The Administration emphasises that the Government and the Legislature are entitled to regard it as an abuse of process for a LegCo Member to resign in order to instigate a by-election in which the Member intends to stand and seek re-election.

     As mentioned in paragraph 1.01-1.02 of the Consultation Paper, the 2010 resignations led to considerable concerns in the community. There have been calls for the current arrangement for filling a casual vacancy in LegCo to be reviewed to address the mischief. Opinion polls point to considerable public support for the loophole to be plugged.

     We have emphasised that the Administration's concern is not with the political subject on which the so-called referendum in 2010 was supposed to focus. Instead, our concern relates to the adverse impact such resignations and seeking to be re-elected through by-elections (for whatever cause) will have on the electoral system and on the public (as set out in Chapter 1 of the Consultation Paper).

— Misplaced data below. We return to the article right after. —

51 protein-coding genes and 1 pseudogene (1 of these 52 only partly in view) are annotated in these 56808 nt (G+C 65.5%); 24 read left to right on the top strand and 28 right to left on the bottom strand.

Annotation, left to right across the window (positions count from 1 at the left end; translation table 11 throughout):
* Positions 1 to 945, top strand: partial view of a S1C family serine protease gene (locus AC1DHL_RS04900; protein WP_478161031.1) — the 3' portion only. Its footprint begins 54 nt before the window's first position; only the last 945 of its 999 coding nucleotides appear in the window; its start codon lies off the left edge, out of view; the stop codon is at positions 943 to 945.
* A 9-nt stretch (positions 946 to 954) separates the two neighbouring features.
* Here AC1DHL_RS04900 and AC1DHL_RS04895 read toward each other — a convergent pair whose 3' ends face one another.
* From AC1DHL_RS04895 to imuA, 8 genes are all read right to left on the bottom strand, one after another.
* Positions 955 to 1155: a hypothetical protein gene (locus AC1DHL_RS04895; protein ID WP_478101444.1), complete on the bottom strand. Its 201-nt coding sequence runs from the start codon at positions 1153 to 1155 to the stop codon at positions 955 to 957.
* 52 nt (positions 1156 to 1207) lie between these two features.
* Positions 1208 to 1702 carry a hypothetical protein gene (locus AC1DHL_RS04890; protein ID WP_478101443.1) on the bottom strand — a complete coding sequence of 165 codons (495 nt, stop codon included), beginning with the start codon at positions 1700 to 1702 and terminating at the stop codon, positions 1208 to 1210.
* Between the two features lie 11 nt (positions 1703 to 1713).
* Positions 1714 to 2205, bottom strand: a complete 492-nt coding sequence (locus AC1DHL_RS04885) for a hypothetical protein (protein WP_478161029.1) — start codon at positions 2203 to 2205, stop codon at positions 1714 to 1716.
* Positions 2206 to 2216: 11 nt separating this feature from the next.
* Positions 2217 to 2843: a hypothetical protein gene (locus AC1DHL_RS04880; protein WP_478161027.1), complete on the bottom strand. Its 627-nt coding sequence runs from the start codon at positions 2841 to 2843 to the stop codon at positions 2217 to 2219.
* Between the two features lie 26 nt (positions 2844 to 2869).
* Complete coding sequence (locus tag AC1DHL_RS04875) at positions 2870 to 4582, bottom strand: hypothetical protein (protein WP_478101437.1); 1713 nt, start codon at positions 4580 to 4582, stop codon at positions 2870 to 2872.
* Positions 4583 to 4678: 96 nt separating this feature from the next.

In any event, the public can express their views as to whether or not this is a loophole to be plugged (see paragraph 5.06 of the Consultation Paper – this is the first question asked).

     It is true that by-elections have been used to fill casual vacancies for a number of years. However, it is noteworthy that the list proportional representation system has been generally applied in Hong Kong only since 1998. Further, before 2010, the casual vacancies arising mid-term are all confined to single-seat vacancy and were far apart. What happened in 2010 was most unusual and controversial. This naturally necessitates the re-examination of the relevant electoral law principles, including the wider issue of whether or not the current by-election arrangement is the most appropriate way to fill a casual vacancy in a list proportional representation system.